TASH Resolution on Post Secondary Education
Adopted May 2006
Statement of Purpose
TASH supports a vision of lifelong learning for all individuals, regardless of age or severity of disability, including access to colleges, universities, and other postsecondary opportunities. TASH envisions postsecondary education as places of transformational learning and deep social change that invites the full participation of citizens with diverse experiences and ways of understanding in order to develop an appreciation for each individual’s contributions.
Lifelong learning promotes academic, professional, and personal development for all citizens to live lives of dignity and purpose. Despite efforts to provide a “seamless” transition from secondary to postsecondary schooling, only 15 % of youth in special education actually move onto postsecondary educational options. Students with intellectual disabilities more often move from segregated high school programs into segregated adult programs. On the other hand, there is a high correlation of positive competitive employment outcomes for students with intellectual disability who participate in postsecondary education within the vocational rehabilitation system.
Federal legislation supports continued postsecondary education for people with disabilities. Amendments and reauthorization of The Individuals with Disabilities Education Act of 2004 (IDEA) adds that children with disabilities are educated not only for future employment and independent community living, but also for the prospect for continued, life long learning that is “results-oriented” and delineated in terms that are measurable. [20 U.S.C. A, § 601, (d),(1), (A)]. The Americans with Disabilities Act (ADA) of 1990 (PL 101-336) and Section 504 of the 1973 Rehabilitation Act mandates the civil rights of people with disabilities equal access to continued learning and postsecondary education.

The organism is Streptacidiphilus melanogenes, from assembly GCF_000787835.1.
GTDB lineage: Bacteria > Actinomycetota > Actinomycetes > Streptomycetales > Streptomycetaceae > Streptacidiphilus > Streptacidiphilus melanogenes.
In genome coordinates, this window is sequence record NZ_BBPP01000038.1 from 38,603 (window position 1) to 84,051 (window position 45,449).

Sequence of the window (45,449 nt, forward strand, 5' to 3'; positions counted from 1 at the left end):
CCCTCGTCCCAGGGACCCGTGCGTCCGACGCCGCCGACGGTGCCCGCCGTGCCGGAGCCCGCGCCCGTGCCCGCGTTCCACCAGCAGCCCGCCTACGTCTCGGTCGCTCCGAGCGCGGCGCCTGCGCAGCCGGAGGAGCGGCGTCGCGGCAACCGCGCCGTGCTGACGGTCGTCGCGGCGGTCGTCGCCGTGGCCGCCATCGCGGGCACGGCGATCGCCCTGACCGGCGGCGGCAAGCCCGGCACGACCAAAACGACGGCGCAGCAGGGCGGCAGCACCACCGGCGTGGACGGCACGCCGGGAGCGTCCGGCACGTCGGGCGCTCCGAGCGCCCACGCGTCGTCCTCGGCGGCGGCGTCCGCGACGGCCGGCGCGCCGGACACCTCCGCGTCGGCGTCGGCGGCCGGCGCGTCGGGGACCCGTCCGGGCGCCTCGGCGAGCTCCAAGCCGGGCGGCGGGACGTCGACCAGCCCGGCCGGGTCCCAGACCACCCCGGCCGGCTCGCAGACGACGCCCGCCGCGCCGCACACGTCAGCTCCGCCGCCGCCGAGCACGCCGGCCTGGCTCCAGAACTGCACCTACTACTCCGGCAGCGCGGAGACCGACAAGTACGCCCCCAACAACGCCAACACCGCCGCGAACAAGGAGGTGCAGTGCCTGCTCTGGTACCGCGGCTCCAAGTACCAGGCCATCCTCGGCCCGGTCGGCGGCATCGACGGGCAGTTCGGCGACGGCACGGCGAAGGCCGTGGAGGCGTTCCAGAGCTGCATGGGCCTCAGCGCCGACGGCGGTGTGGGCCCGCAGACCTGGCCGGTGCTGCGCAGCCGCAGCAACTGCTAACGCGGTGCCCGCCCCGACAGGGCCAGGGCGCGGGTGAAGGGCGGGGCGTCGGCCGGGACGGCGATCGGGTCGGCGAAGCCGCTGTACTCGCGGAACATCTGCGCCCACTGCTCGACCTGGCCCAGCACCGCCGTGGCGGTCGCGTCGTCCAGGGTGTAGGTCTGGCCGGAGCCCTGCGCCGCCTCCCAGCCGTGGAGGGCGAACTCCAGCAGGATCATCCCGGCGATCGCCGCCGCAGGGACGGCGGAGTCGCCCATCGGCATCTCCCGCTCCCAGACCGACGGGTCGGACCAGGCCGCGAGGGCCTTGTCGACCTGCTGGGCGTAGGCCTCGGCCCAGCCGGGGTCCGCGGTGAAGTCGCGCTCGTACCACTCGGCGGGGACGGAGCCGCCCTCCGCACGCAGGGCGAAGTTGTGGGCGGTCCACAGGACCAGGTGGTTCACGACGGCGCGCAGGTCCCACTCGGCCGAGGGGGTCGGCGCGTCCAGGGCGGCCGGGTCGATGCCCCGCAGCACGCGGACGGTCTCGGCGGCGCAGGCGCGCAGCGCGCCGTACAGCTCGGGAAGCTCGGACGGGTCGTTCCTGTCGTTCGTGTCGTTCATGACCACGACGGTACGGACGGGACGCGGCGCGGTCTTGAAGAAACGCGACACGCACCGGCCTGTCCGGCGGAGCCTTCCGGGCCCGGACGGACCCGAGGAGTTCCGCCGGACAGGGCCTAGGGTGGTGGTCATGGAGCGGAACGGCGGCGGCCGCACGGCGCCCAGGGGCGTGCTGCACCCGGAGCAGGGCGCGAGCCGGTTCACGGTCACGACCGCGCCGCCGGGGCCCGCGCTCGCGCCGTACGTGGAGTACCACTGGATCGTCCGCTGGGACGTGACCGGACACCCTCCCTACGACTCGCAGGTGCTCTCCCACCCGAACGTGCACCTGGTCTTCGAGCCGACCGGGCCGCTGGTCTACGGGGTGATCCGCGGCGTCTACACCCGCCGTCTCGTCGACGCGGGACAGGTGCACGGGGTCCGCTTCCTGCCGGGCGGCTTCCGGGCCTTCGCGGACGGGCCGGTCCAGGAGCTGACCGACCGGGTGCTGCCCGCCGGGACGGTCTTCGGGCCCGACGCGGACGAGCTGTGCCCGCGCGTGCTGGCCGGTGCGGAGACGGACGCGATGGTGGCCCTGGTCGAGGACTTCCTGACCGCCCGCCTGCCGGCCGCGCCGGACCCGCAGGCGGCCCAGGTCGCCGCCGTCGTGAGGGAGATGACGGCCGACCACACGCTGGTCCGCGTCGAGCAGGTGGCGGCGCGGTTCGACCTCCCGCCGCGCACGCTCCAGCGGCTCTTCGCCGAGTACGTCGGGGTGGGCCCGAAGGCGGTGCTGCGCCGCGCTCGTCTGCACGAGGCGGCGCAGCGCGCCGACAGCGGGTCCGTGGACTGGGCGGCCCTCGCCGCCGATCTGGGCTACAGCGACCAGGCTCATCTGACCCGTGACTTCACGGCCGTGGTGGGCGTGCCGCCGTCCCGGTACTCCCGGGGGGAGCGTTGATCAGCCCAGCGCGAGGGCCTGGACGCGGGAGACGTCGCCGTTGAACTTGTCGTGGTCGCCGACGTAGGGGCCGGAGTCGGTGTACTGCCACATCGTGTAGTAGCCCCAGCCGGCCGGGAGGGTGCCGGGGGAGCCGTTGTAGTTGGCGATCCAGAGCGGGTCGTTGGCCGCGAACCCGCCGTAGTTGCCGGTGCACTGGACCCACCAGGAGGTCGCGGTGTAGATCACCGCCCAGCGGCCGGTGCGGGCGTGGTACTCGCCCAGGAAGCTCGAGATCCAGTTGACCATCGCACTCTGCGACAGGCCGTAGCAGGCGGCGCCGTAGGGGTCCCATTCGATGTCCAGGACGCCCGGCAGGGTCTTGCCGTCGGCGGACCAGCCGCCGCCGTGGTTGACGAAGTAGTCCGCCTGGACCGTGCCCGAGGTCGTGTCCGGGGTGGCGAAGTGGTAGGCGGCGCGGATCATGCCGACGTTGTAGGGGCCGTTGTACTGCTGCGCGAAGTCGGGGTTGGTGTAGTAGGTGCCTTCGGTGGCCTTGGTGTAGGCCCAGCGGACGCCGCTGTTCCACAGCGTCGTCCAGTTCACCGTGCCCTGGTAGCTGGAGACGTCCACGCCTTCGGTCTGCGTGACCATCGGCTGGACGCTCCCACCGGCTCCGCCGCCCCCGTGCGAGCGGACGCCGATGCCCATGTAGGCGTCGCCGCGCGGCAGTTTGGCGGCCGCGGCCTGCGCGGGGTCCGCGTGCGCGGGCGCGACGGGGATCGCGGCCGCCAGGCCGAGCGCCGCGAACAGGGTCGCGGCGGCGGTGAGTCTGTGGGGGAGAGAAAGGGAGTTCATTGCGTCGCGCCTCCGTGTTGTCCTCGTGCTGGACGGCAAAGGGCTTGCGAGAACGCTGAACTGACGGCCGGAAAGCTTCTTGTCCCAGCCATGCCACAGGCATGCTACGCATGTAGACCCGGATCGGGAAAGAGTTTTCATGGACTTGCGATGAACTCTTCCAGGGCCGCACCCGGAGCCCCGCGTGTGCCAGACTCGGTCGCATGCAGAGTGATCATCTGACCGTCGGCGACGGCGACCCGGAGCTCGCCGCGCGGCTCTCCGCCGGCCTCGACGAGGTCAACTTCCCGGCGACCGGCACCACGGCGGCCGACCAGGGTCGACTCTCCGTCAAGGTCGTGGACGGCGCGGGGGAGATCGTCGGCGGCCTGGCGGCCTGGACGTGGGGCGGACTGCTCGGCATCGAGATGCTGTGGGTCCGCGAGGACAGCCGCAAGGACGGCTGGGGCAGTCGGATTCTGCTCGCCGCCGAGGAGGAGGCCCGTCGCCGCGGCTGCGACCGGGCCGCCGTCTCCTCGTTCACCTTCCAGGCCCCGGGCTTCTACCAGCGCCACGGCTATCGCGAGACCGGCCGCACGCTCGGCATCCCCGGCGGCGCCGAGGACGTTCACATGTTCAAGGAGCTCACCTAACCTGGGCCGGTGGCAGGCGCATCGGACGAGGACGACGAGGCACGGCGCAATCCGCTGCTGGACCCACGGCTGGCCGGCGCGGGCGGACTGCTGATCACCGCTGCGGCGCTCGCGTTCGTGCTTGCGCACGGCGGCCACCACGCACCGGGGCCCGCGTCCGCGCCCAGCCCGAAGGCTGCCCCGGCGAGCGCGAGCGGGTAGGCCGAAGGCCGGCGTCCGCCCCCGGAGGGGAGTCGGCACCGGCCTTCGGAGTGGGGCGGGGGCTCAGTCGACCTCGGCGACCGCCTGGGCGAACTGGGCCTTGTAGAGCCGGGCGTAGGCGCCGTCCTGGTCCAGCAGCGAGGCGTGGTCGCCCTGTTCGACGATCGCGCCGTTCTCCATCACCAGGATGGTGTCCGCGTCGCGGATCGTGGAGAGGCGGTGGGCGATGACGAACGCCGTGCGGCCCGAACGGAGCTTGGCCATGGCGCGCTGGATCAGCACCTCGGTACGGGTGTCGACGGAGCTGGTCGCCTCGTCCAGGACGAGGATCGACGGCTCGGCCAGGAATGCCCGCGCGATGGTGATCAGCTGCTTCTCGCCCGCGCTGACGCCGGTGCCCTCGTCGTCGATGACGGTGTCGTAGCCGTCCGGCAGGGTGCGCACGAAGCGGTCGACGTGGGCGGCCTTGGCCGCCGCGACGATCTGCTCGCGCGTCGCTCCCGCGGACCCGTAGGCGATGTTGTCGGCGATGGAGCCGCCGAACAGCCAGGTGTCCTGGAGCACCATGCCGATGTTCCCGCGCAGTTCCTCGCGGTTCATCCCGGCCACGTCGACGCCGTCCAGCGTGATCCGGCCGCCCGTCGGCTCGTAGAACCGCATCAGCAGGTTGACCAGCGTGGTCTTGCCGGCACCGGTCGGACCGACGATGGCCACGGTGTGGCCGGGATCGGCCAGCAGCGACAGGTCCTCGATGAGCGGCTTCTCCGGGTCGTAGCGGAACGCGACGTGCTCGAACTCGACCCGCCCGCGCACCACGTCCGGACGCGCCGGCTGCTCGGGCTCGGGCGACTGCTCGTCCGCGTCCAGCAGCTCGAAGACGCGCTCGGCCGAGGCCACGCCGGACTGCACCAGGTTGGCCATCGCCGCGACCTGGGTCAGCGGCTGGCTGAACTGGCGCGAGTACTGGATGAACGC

In order to assure access of people with intellectual disabilities to postsecondary education, at least three types of actions are warranted.
- All stakeholders (e.g., students with and without disabilities, their families, postsecondary personnel, policy makers, and community members) must work collaboratively to challenge existing policies and procedures to become more inclusive. In order to initiate and sustain positive change, the stakeholders must: develop and implement guidelines to provide appropriate supports and services; develop universal design in curriculum and promote full access to postsecondary institutions; seek positive practices that promote the public good; and ensure respect for the student’s and family’s cultural context.
- Professional development needs to be designed and provided to postsecondary faculty and staff to ensure that they are knowledgeable about evidence-based practices for effectively instructing students with varied learning styles and from culturally linguistic diverse backgrounds. Of equal importance is the need for professional development at the K-12 level to assure access for all to the general education curriculum in general education classes, prepare students for continuing their educational opportunities beyond high school, create high expectations for success in all areas of adult life, and support students and families in advocating for postsecondary education.
- Opportunities for all individuals to pursue inclusive educational experiences beyond the K-12 system must be created. This may include, but is not limited to the following: pursuing knowledge, investigating career goals, acquiring maturity through new experiences, gaining new responsibilities and ways of problem-solving, and exploring aspects of life by engaging in new personal and professional relationships, and learning collectively with each other.
THEREFORE BE IT RESOLVED, THAT TASH, an international advocacy association of people with disabilities, their family members, other advocates and people who work in the disability field, affirms that all individuals with disabilities shall have full access and support to inclusive postsecondary education that includes all aspects of campus life. In this context, an inclusive postsecondary experience is defined as typical courses and related activities that are available to all students and not specially designed for individuals with disabilities or as separate/segregated programs.